Machito, the African elephant who awed Zoo Miami visitors for more than three decades, has died after battling pneumonia for several weeks.
Trainers made “the difficult yet humane” decision to euthanize the 32-year-old Machito on Wednesday after weeks of treatment and consultations with top elephant experts from around the world.
“This is the first elephant to die in the history of Zoo Miami and it has brought extreme sorrow to the zoo’s staff and volunteers,” said Ron Magill, the zoo’s spokesman.
Born and orphaned in Zimbabwe, Machito arrived at the zoo — then called Miami Metrozoo — in November 1981 when he was a year and a half. His herd was slaughtered in Zimbabwe. In Miami, he met Peggy and Maybel, two African elephants already in resident.
He was the zoo’s first African bull elephant, a notoriously temperamental species. Yet, Machito never gave trainers much problems. And unlike in the wild, where African bull elephants lead solitary lives, Machito readily socialized with the females, though he never fathered any offspring.
“He was probably the mellowest bull elephant I’ve ever been around,” McGill said.
Machito became a favorite over the years, drawing the attention of even celebrity guests.
“Shaquille O’Neal loved him. He told me he appreciated what it was like to be a big boy,” Magill said. “And Michael Jackson, who brought his kids to the zoo, was very intrigued by him.”
Several weeks ago, Machito began suffering from stiff limbs, then lethargy and a loss appetite. He ate little, lost hundreds of pounds and labored to breathe. Veterinarians began treating him with antibiotics. In recent days, his health began to seriously deteriorate and he became more unresponsive.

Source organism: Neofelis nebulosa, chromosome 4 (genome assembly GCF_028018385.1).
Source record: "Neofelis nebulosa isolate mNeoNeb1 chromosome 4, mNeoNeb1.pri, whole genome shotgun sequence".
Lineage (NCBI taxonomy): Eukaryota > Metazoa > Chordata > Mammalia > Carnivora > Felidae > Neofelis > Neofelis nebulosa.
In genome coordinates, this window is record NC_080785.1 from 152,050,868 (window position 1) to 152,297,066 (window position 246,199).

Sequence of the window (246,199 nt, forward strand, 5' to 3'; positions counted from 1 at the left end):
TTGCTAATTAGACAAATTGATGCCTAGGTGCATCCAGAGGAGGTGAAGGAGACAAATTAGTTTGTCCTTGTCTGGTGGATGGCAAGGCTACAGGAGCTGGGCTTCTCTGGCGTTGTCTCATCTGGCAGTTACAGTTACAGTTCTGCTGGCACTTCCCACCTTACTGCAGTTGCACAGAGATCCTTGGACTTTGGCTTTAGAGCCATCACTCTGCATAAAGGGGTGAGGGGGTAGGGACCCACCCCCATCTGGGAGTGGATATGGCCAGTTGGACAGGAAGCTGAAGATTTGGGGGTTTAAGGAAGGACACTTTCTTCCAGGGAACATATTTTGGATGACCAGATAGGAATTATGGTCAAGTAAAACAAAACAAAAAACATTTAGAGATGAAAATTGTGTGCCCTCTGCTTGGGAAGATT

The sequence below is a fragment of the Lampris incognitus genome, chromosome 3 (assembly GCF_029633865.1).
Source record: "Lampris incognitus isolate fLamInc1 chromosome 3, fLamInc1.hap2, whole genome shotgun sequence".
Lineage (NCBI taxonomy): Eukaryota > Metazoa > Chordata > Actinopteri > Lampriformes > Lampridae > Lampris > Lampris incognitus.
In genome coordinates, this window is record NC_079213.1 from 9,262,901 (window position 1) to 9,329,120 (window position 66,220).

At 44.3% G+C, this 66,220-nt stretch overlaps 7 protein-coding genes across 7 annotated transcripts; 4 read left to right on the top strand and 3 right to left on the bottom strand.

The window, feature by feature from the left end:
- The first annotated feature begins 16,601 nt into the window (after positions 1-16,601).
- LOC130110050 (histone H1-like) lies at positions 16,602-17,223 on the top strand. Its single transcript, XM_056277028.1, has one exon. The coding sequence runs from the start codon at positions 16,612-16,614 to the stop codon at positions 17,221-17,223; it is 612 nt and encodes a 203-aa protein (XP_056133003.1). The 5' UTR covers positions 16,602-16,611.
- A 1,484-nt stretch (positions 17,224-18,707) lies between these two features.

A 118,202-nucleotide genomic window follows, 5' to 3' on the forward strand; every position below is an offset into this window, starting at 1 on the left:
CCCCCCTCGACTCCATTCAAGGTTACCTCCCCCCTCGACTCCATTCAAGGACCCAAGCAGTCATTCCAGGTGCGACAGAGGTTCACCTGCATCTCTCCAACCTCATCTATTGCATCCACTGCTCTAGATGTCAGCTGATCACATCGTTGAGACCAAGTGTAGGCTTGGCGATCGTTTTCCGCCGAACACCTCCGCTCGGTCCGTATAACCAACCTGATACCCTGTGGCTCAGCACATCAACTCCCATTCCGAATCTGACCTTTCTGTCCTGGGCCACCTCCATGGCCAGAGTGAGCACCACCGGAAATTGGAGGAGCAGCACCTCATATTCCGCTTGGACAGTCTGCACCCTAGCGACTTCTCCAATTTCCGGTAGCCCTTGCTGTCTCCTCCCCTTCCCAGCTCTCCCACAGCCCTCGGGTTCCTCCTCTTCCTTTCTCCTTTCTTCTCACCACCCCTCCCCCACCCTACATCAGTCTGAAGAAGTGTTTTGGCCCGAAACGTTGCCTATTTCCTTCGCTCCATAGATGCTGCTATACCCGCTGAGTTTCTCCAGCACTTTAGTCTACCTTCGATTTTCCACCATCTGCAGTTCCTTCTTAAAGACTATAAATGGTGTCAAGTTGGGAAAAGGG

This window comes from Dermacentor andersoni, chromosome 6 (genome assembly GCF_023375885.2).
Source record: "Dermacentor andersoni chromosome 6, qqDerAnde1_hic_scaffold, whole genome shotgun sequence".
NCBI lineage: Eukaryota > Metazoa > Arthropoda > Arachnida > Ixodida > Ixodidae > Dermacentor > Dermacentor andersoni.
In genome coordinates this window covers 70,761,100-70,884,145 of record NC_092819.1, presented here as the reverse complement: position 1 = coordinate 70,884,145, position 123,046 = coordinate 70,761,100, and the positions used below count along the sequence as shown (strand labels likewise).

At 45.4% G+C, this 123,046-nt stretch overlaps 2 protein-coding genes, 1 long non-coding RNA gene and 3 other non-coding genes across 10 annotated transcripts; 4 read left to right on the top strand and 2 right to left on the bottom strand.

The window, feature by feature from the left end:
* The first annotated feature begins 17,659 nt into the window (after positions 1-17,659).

Zoo video cameras revealed that the 9,000-pound animal could not lie down or sleep. He occasionally took naps leaning against the bars of the barn where he was under observation. He had abscesses and circulation problems in his legs.
Zoo Miami called elephant experts worldwide, but no one could figure out how to save one of the zoo’s most famous inhabitants.
The pneumonia, detected by a necropsy, likely would have killed Machito had he not been euthanized.
Machito’s death is considered premature because African elephants can live well into their 60s. More tests, expected to be completed in the coming weeks, will likely show how the elephant contracted pneumonia.
Meanwhile, visitors Wednesday began bringing flowers in Machito’s honor to the elephant exhibit.
The Southwest Miami-Dade zoo also features three Asian elephants: a 46-year-old male, Dahlip, and two females, Nellie, 43, and Maude, 39.